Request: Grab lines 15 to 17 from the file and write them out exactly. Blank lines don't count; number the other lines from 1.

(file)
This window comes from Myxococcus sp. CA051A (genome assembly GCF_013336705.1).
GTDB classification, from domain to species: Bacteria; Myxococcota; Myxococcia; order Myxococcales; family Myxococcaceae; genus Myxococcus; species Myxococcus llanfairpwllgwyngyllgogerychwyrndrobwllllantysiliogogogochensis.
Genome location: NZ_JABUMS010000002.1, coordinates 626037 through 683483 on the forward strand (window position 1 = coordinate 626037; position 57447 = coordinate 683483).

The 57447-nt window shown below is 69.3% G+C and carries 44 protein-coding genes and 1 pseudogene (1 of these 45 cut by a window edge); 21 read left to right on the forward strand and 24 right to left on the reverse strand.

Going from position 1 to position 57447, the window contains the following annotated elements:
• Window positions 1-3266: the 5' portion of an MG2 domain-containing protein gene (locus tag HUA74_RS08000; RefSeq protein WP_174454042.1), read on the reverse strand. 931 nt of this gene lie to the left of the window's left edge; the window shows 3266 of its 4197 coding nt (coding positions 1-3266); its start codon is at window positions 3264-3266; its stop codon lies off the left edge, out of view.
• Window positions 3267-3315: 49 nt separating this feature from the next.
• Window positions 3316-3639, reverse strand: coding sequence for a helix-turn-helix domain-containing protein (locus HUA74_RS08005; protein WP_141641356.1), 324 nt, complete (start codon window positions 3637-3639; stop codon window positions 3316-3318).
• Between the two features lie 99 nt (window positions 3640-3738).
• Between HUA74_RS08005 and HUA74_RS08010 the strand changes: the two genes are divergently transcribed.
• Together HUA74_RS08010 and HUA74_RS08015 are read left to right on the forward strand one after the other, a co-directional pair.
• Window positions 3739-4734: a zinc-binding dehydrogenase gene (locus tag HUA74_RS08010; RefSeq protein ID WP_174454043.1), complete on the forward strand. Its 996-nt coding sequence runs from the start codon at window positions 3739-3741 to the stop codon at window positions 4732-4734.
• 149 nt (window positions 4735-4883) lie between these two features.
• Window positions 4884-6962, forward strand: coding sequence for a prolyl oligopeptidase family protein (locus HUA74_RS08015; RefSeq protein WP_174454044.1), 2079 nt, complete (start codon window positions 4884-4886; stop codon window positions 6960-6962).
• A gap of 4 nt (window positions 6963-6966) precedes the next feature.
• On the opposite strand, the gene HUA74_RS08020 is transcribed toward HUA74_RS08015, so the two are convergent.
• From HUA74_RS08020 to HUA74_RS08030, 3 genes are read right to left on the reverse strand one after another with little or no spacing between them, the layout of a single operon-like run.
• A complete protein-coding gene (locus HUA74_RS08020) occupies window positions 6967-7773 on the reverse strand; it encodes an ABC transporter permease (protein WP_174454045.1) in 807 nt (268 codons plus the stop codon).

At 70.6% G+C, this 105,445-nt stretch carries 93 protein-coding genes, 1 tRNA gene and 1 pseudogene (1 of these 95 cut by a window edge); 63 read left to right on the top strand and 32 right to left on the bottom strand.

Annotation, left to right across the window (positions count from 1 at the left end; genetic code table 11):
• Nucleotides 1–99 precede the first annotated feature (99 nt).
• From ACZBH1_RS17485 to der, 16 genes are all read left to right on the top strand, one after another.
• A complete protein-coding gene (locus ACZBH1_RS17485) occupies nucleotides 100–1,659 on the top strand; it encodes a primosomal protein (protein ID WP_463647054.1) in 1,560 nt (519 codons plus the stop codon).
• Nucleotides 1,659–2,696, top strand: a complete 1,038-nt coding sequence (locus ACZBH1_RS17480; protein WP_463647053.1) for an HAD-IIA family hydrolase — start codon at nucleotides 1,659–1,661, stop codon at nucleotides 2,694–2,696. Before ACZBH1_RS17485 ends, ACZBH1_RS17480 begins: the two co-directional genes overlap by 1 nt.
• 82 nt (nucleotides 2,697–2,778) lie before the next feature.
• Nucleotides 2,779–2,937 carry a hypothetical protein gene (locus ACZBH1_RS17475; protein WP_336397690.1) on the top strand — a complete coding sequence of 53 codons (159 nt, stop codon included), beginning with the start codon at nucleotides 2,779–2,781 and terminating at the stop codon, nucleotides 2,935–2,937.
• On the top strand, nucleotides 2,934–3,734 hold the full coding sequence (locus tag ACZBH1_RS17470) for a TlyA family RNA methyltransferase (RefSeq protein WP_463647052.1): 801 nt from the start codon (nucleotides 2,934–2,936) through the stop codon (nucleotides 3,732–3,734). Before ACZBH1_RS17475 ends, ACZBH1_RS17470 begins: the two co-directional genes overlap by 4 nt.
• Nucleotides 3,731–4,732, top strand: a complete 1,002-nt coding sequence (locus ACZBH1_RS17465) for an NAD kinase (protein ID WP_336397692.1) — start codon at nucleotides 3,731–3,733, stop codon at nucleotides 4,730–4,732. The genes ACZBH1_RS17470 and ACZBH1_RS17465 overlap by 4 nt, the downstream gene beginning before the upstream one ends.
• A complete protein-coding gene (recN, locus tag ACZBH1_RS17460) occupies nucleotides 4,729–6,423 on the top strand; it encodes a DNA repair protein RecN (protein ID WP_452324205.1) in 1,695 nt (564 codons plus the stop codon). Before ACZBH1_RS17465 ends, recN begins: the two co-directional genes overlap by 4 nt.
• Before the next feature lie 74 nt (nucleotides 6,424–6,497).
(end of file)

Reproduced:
• A gap of 4 nt (window positions 6963-6966) precedes the next feature.
• On the opposite strand, the gene HUA74_RS08020 is transcribed toward HUA74_RS08015, so the two are convergent.
• From HUA74_RS08020 to HUA74_RS08030, 3 genes are read right to left on the reverse strand one after another with little or no spacing between them, the layout of a single operon-like run.